Print Page | Sign In
Share |

Griseofulvin is an antifungal antibiotic used in the treatment of several fungal dermatologic infections. It is produced by a specific species fungus called penicillium. The drug was first isolated in 1939 and initially was used as a treatment for ringworm in cattle. It was officially approved by the FDA in 1959. It is marketed in several oral formulations including microsize and ultramicrosize. Griseofulvin is metabolized in the liver and excreted in the feces, urine and perspiration.

Mechanism: In addition to its direct vasodilatory effect, griseofulvin has a fungistatic effect by its ability to disrupt the mitotic spindle structure of the fungal cell which arrests metaphase in cell division. It deposits in the skin, hair, nails, fat and skeletal muscles. Griseofulvin is deposited in keratin precursor cells which make a negative environment for the fungal infection allowing it to be effective for superficial dermatophyte infections.

Uses: With its unique mechanisms of action, griseofulvin has established good coverage against various strains of epidermophyton, microsporum and trichophyton. Because of its mechanism of action, it is useful in the following fungal dermatologic diseases:

  • Tinea barbae
  • Tinea pedis
  • Tinea corporis
  • Tinea capitis
  • Tinea cruris
  • Tinea unguium

Side Effects: Griseofulvin is contraindicated in patients who have hypersensitivity to carbapenem, penicillin and cephalosporin. It is also contraindicated in patients with porphyria and hepatocellular failure. Since griseofulvin undergoes hepatic metabolism, the drug should be used cautiously in patients with hepatic impairment. The most common adverse reactions are rash and urticaria. Other adverse reactions include headache, dizziness, fatigue, insomnia, photosensitivity, nausea, vomiting, confusion, leukopenia, proteinuria, oral candidiasis, nephrosis, gastrointestinal bleeding and diarrhea. Other rare side effects that have been reported include drug induced lupus-like syndrome, paresthesias and menstrual irregularities. Stevens-Johnson syndrome and toxic epidermal necrolysis have also been reported. Patients with lupus-like diseases should avoid the drug because there are reports that it can exacerbate lupus. Additionally, because of its hepatic metabolism, griseofulvin should be avoided if taking warfarin due to decreasing its anticoagulant effect. Griseofulvin can also decrease the efficacy of oral contraceptives and has been reported to affect cyclosporine levels. Hematopoietic, liver and renal function should be carefully monitored while administering this drug. Treatment with griseofulvin during pregnancy is contraindicated and should be avoided in lactation as there is no literature available for assessing its safety.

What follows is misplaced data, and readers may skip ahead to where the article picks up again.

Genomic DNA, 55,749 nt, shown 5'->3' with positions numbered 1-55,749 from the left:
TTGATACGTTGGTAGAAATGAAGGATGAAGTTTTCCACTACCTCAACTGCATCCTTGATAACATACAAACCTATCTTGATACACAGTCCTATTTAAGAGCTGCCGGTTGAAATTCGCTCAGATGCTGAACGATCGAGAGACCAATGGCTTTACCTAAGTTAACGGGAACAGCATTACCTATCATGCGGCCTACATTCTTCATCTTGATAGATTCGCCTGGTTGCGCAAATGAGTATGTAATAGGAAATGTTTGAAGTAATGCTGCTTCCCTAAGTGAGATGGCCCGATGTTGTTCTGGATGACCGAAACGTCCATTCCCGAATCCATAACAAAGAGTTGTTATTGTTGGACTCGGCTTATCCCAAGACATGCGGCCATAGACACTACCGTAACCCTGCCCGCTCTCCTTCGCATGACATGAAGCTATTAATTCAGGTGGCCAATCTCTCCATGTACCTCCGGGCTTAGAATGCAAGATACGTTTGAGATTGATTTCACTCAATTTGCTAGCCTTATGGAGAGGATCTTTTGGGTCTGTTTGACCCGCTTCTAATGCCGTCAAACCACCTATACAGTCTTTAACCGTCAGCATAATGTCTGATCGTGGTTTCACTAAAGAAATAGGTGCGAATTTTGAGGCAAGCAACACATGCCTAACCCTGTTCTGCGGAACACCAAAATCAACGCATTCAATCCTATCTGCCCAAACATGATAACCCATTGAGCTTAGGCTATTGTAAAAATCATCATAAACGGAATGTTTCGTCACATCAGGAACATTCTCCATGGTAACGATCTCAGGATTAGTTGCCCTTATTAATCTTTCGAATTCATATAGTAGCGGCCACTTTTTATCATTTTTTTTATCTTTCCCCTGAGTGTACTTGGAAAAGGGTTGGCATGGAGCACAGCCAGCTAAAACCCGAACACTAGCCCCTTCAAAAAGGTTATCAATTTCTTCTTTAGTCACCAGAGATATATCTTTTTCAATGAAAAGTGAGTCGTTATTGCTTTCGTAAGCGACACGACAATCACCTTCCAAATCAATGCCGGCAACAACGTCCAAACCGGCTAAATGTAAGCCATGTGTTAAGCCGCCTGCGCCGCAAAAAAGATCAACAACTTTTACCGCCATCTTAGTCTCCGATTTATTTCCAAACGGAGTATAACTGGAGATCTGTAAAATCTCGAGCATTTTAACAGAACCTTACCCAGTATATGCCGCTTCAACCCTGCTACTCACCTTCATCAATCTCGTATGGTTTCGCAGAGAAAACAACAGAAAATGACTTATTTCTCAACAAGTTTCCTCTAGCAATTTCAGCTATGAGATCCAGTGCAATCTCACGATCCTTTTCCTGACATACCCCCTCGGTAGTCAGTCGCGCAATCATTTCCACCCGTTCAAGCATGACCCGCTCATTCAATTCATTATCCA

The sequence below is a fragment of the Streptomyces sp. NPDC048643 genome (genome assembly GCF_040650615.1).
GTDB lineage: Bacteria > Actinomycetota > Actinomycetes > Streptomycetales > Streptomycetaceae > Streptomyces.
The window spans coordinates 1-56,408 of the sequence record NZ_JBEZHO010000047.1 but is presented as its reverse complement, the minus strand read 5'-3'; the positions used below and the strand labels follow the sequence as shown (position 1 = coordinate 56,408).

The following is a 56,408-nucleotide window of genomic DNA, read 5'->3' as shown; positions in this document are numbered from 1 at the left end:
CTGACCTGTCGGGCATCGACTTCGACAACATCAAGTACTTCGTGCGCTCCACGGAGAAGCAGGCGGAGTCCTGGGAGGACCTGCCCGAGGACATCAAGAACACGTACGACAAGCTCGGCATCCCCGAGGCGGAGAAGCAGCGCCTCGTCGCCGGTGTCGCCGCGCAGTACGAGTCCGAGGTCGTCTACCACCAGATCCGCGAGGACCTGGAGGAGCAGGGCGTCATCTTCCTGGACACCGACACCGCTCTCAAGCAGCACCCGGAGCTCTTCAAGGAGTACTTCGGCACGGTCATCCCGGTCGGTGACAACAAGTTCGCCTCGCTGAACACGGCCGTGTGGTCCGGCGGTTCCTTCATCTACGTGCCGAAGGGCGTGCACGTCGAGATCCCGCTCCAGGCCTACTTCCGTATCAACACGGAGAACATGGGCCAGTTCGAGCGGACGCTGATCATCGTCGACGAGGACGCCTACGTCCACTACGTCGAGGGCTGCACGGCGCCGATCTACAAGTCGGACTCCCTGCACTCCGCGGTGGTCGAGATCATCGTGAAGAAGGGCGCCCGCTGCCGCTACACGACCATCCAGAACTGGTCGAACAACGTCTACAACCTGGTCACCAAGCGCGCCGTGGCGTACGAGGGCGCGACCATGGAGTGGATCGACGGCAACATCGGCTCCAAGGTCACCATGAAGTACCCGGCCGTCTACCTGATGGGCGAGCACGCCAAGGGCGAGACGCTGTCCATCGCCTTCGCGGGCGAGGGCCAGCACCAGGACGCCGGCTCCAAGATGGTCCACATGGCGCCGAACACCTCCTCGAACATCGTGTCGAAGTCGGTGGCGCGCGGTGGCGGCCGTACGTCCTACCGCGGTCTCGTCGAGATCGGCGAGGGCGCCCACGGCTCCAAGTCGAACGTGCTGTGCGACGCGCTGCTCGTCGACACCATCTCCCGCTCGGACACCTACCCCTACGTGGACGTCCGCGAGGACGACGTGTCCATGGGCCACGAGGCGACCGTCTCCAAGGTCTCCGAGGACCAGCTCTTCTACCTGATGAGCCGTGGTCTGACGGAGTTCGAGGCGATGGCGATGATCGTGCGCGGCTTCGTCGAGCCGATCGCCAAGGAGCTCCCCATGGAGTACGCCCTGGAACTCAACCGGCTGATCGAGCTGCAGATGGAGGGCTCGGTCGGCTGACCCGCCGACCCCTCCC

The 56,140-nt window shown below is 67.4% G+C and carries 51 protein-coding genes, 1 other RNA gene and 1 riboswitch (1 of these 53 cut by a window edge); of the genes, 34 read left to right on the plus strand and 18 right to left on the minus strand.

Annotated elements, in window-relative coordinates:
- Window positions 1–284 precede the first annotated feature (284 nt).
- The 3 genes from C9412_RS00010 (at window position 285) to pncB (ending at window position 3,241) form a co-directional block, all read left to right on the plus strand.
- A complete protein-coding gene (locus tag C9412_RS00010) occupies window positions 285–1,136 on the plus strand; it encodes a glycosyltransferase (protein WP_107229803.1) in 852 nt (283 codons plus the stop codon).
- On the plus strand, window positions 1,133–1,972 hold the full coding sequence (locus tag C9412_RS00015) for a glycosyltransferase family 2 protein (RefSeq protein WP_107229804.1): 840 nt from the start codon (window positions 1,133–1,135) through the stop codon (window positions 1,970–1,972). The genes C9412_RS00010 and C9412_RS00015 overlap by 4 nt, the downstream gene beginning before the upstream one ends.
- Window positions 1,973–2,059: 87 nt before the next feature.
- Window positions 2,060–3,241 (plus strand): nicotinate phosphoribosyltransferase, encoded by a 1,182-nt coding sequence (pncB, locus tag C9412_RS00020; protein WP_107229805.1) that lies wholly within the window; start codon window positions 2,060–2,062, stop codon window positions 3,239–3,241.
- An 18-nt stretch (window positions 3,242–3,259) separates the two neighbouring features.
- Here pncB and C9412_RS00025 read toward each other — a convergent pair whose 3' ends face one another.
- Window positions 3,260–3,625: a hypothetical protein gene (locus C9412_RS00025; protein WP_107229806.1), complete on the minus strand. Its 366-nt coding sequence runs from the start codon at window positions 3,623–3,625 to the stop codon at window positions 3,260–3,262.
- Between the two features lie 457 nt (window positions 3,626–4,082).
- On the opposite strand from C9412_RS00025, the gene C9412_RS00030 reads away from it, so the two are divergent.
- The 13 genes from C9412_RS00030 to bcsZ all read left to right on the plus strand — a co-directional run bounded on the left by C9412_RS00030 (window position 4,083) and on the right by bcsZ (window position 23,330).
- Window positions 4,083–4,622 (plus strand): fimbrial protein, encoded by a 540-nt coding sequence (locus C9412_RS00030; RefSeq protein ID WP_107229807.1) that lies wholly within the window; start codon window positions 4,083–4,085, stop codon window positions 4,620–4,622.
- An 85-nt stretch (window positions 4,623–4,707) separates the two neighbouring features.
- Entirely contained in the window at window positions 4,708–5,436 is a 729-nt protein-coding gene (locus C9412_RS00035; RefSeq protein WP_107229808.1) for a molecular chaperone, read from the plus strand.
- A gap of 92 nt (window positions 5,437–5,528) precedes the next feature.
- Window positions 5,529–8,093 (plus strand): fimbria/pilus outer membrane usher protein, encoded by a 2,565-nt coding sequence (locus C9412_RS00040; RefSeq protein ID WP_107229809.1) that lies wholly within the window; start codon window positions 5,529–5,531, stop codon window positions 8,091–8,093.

Back to Index

The medical information provided in this site is for educational purposes only and is the property of the American Osteopathic College of Dermatology. It is not intended nor implied to be a substitute for professional medical advice and shall not create a physician - patient relationship. If you have a specific question or concern about a skin lesion or disease, please consult a dermatologist. Any use, re-creation, dissemination, forwarding or copying of this information is strictly prohibited unless expressed written permission is given by the American Osteopathic College of Dermatology.

2902 North Baltimore Street | P.O. Box 7525 | Kirksville, Missouri 63501

660-665-2184 | 1-800-449-2623 | 660-627-2623

General Terms of Use Policy
The AOCD web site and AOCD apps contain copyrighted material and other proprietary information, which may include, but is not limited to: text, software, photos, video, graphics and audio. It is not permitted to modify, publish, transmit, participate in the transfer or sale, create derivative works, or in any way exploit any of the content, in whole or in part.

The AOCD limits permission for downloading education material for personal use only.